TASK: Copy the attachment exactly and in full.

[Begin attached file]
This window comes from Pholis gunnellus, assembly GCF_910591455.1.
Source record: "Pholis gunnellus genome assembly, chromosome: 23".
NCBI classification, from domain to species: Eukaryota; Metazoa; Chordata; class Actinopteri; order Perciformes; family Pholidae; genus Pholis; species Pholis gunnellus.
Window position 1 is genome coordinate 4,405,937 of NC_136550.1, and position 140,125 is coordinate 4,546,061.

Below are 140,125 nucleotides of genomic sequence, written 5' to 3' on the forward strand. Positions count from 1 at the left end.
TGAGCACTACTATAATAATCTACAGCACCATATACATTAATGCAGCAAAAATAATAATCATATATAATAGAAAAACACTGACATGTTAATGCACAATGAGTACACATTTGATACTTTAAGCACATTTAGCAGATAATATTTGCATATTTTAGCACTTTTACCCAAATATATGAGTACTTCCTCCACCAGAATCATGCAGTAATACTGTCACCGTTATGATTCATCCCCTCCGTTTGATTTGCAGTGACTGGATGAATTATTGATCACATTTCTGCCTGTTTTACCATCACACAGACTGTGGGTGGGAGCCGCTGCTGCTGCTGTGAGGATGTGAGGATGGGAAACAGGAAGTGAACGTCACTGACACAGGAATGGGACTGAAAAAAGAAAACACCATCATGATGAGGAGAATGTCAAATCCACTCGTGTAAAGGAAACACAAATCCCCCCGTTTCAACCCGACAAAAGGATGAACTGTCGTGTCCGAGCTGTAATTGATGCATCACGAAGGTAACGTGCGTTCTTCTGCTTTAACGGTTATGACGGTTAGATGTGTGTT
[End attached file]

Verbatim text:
This window comes from Pholis gunnellus, assembly GCF_910591455.1.
Source record: "Pholis gunnellus genome assembly, chromosome: 23".
NCBI classification, from domain to species: Eukaryota; Metazoa; Chordata; class Actinopteri; order Perciformes; family Pholidae; genus Pholis; species Pholis gunnellus.
Window position 1 is genome coordinate 4,405,937 of NC_136550.1, and position 140,125 is coordinate 4,546,061.

Below are 140,125 nucleotides of genomic sequence, written 5' to 3' on the forward strand. Positions count from 1 at the left end.
TGAGCACTACTATAATAATCTACAGCACCATATACATTAATGCAGCAAAAATAATAATCATATATAATAGAAAAACACTGACATGTTAATGCACAATGAGTACACATTTGATACTTTAAGCACATTTAGCAGATAATATTTGCATATTTTAGCACTTTTACCCAAATATATGAGTACTTCCTCCACCAGAATCATGCAGTAATACTGTCACCGTTATGATTCATCCCCTCCGTTTGATTTGCAGTGACTGGATGAATTATTGATCACATTTCTGCCTGTTTTACCATCACACAGACTGTGGGTGGGAGCCGCTGCTGCTGCTGTGAGGATGTGAGGATGGGAAACAGGAAGTGAACGTCACTGACACAGGAATGGGACTGAAAAAAGAAAACACCATCATGATGAGGAGAATGTCAAATCCACTCGTGTAAAGGAAACACAAATCCCCCCGTTTCAACCCGACAAAAGGATGAACTGTCGTGTCCGAGCTGTAATTGATGCATCACGAAGGTAACGTGCGTTCTTCTGCTTTAACGGTTATGACGGTTAGATGTGTGTT